THE new headteacher at North Berwick High School wants to do her predecessor proud as she settles in at her dream job.

At the start of the new term last month, Michelle Moore took over the headship from Lauren Rodger, who has retired, having previously worked as a quality improvement officer for City of Edinburgh Council for five years.

She is, though, no stranger to North Berwick High School, having taught and been assistant principal teacher for English from 2001 to 2005 and served as a depute headteacher from 2013 to 2016.

Born in Aberdeen, her father worked for the Ministry of Defence, which resulted in an international upbringing.

She attended secondary school in Washington DC, has lived in Germany and returned to Scotland to study English language and literature at the University of St Andrews.

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It was her year volunteering at a school in Germany after graduating where she was “bitten by the teaching bug” and realised her passion for the job.

And her previous time at North Berwick had certainly helped her settle in quickly, she admitted.

“It feels really good to be back – I’m returning to an environment I’m familiar with which I think has really helped,” said Ms Moore.

“The school looks the same and it smells the same.

“The thing that has been really common throughout my time here is the ethos of the school as it’s such a friendly and welcoming place. I’ve been made to feel as if I’ve come home.

“It’s a really special school and community to be part of. In a lot of ways, I think I’ve lucked out.

“Everyone has been so kind and it means so much to me.

“I’ve had young people come up and say hello; one complimented my dress and another my shoes.

“There’s quite a lot of staff that were here when I was here before and I think that’s helped make the start positive for me.

“A couple of parents have been in touch to say congratulations.

“They have been very welcoming, friendly and positive, and can remember me from before.

“There are still siblings of families I got to know last time who are still in school.

“It is definitely all about connecting and reconnecting, and building trust and relationships.”

She has spent little time in her office since the start of term, meeting, greeting and helping pupils both around school and in assemblies.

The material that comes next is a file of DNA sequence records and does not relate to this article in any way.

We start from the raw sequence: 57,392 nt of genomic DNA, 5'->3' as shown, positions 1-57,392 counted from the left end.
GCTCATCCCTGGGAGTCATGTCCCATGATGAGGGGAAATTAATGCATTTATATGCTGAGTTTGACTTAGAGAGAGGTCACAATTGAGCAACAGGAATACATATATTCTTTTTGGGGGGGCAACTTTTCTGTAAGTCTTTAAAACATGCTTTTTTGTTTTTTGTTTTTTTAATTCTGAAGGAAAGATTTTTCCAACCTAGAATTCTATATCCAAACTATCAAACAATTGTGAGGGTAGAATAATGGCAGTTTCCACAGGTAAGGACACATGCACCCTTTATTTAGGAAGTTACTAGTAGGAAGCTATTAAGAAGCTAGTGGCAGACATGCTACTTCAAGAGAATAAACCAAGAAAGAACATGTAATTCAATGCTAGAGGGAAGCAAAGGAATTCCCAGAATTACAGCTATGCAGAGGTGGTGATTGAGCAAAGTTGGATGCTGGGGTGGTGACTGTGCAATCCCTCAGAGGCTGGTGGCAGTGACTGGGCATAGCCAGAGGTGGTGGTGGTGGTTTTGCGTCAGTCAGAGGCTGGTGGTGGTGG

Her ambitions for the school are making sure learning and teaching are the best they can be, raising attainment and inclusivity, and promoting kindness and a sense of belonging.

East Lothian Courier: Michelle Moore is the new headteacher at North Berwick High SchoolMichelle Moore is the new headteacher at North Berwick High School

Ms Moore, 48, who lives in Edinburgh, described becoming a headteacher as her dream job.

She said: “It’s a big responsibility but this is a job that I’ve worked for my whole life and I’m really proud to be the headteacher of such a fantastic school, I can’t believe my luck sometimes.

“There is something very special about North Berwick. I described it to staff and pupils as a magnet and that’s why I keep returning to it.

“I can’t let the opportunity to work here and lead this amazing school pass me by.

“I achieved my qualification to become a headteacher about two years ago and since then I’ve put my mind to wanting to have my own school. I think my pathway has prepared me well for this job and I feel ready for it and I’m determined to give it my very best.

“I didn’t know Mrs Rodger was going to retire; I thought she was going to be here for a little while longer. But when the opportunity came up it was irresistible to me.

“I feel privileged and fortunate to have been the successful candidate. This feels like a dream job for me.”

Ms Moore described Mrs Rodger, who sent her a bouquet of flowers on the first day of term, as “a role model” whom she had learned a lot from.

“She taught me a lot about leadership,” said Ms Moore, “and about sticking to your values and I think my own personal values align pretty well with hers.

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“But I’m conscious that I’m not her and that I will have to march to the beat of my own drum.

“I think being authentic is very important for a leader so I can’t pretend to be anything other than myself.

“But I want to make Lauren proud and her to feel that she has handed her school over to somebody who will continue to cement its reputation as a place of excellence and inclusion.”